Publicly funded financial incentives for Ontario surgeons are likely a key factor in the surge of colon cancer surgeries performed using laparoscopic techniques, according to a new study from McMaster University.

The rate of laparoscopic colon cancer surgeries performed each year jumped from nine per cent in 2001 to 39 per cent in 2009— a 30 percentage point increase according to the study, which was published online this month by the Annals of Surgical Oncology.

A significant part of the increase occurred shortly after Oct. 1, 2005, when the province's physician billing system introduced a 25 per cent bonus to doctors who perform colon cancer surgery using laparoscopic rather than the traditional open techniques.

'Is it really a good idea that you give physicians financial bonuses to do work that they really should be doing as part of their care?" ' —Marko Simunovic, lead author of the study

"We do think that the fee incentives were a key factor driving things up in 2005 and might also be playing a role in maintaining a higher rate of laparoscopic surgery," Dr. Marko Simunovic, lead author of the study and an associate professor of surgery at McMaster University, told CBC Hamilton.

Commonly known as a keyhole surgery, a laparoscopic procedure involves a relatively new surgical technique that uses several small incisions in the abdomen as opposed to larger openings with the traditional open techniques.

The study also finds that, despite a heftier price tag — $500 to $1000 more — laparoscopic procedures offer no major improvements in colon cancer patients. The length of hospital stay time is shorter and the scars are on average five inches smaller, but there is no obvious change in mortality rate and overall survival rate.

"A 25% bonus for laparoscopic surgery sends a strong signal to surgeons that they should provide this service, even though the available evidence to date does not demonstrate superiority for laparoscopic versus open techniques," he said.

Incentives to compensate longer surgery time

Ontario Medical Association, which advices surgeons on billing the province's health care system, said the incentives are meant to compensate for the increased time it takes to perform laparoscopic procedures, not as a way of increasing the use of such techniques.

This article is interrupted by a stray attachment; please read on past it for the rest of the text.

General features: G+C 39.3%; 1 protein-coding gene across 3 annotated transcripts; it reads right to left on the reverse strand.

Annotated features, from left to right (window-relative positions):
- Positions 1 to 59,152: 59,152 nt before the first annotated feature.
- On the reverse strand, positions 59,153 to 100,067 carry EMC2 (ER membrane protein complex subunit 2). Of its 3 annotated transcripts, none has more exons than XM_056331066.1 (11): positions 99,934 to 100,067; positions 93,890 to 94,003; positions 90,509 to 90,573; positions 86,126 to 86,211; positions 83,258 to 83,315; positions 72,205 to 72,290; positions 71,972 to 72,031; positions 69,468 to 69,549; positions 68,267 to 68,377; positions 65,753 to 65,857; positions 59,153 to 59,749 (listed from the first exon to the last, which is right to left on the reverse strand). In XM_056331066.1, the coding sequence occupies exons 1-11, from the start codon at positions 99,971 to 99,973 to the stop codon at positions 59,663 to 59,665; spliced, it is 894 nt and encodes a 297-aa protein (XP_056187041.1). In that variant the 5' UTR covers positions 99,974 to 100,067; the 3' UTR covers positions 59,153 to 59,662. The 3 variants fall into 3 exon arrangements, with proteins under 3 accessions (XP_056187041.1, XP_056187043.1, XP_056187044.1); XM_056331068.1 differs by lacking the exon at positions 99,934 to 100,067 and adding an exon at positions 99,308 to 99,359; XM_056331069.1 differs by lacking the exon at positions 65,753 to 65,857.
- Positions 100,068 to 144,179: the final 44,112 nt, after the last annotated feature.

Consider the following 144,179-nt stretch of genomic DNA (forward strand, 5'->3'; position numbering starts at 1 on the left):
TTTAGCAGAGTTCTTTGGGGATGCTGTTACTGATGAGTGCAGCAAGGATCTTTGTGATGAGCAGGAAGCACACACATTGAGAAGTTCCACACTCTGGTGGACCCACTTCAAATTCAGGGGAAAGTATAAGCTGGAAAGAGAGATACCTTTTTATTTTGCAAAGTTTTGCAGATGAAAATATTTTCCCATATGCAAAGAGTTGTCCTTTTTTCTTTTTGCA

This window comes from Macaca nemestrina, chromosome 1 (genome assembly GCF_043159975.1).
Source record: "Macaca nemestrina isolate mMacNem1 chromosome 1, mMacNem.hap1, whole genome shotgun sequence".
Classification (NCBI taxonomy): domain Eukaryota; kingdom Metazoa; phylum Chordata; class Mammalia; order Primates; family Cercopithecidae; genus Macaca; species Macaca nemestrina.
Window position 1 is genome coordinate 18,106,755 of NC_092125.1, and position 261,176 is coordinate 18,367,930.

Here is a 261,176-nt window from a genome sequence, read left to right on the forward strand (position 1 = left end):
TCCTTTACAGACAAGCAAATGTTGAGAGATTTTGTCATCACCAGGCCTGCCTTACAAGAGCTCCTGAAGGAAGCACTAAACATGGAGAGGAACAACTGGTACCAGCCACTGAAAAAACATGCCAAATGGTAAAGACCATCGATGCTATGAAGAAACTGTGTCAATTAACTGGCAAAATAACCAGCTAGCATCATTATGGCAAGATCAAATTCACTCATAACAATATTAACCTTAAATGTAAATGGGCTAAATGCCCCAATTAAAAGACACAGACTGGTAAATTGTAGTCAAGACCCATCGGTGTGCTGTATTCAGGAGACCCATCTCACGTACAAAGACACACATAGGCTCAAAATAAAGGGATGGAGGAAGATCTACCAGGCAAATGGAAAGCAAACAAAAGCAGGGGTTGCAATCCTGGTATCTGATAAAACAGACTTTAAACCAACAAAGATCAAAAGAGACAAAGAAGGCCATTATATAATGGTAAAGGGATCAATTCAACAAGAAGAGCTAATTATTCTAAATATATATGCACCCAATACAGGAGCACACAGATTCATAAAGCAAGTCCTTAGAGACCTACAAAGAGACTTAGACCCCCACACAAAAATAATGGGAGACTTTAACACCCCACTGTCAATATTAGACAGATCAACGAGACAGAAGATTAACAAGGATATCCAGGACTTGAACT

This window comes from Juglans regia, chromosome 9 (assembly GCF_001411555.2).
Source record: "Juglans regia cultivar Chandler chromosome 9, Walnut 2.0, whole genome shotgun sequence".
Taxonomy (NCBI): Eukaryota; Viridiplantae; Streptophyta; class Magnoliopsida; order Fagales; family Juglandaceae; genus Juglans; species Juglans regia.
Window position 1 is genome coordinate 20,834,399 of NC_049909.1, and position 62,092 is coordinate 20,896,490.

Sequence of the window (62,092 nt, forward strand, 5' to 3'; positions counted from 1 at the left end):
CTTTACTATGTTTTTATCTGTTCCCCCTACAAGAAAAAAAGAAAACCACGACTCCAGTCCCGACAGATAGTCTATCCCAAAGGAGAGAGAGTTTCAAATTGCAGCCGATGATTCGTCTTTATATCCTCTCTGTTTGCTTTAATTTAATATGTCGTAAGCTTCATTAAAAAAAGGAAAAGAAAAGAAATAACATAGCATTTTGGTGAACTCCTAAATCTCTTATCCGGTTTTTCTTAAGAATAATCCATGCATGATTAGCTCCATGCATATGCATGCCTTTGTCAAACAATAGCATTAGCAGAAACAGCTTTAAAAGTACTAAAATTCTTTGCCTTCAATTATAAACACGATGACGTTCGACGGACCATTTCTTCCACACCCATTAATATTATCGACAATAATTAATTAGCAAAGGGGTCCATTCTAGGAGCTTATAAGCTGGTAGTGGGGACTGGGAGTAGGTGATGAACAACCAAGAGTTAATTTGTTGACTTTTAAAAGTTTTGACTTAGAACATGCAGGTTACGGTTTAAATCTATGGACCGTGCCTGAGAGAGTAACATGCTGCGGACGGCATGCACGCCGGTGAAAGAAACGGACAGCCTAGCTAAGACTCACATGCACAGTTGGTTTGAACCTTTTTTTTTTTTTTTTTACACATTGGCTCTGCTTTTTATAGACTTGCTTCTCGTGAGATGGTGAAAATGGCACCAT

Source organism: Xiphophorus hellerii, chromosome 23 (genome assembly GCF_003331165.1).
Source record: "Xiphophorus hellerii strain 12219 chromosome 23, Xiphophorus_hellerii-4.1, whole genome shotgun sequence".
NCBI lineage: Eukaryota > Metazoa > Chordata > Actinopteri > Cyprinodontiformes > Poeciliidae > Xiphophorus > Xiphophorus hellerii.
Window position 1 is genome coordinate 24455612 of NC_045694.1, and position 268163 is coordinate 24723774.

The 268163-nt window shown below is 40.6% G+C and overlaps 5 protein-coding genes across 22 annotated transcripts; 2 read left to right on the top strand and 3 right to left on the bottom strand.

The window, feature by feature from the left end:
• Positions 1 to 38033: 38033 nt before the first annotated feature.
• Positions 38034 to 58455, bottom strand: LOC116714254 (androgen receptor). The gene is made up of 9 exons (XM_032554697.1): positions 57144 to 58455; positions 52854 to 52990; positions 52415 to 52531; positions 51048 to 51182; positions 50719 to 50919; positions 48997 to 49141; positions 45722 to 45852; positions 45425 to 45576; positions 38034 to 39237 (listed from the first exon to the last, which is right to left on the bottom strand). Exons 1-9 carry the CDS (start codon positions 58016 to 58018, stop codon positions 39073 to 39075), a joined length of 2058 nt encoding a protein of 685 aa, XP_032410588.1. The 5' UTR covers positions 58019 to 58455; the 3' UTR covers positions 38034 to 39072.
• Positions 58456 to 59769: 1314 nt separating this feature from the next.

The association is currently reviewing the study and "welcomes a chance to review incentives related to patient care" as more evidence becomes available, said OMA president Dr. Scott Wooder in an email statement to CBC Hamilton.

OMA and its doctors have been working with the government to review financial incentives on a "procedure by procedure basis" to determine the appropriate premium, wooder said.

The 25 per cent bonus for laparoscopic colon cancer surgery, Simunovic suggested, was originally introduced to improve quality of care. For Ontario, however, physicians are already offering "excellent care" and financial incentives aren't the best solution to make it better.

"Is it really a good idea that you give physicians financial bonuses to do work that they really should be doing as part of their care?" he asked.

Simunovic added that the study calls for more discussions around the use of financial incentives in the medical field, as Ontario offers a range of bonuses for surgeons.

Cancer patients' utmost concern, Simunovic said, is survival, regardless of whether the operation is done using the open or laparoscopicly techniques.

"If I was an Ontario patient, I'll be thinking about my role as a taxpayer and is this a good use of taxpayer funding to use financial incentives to encourage a more expensive form of surgery," he said.

The study was co-authored by Simunovic's colleagues at McMaster University and was funded by the Canadian Institutes for Health Research.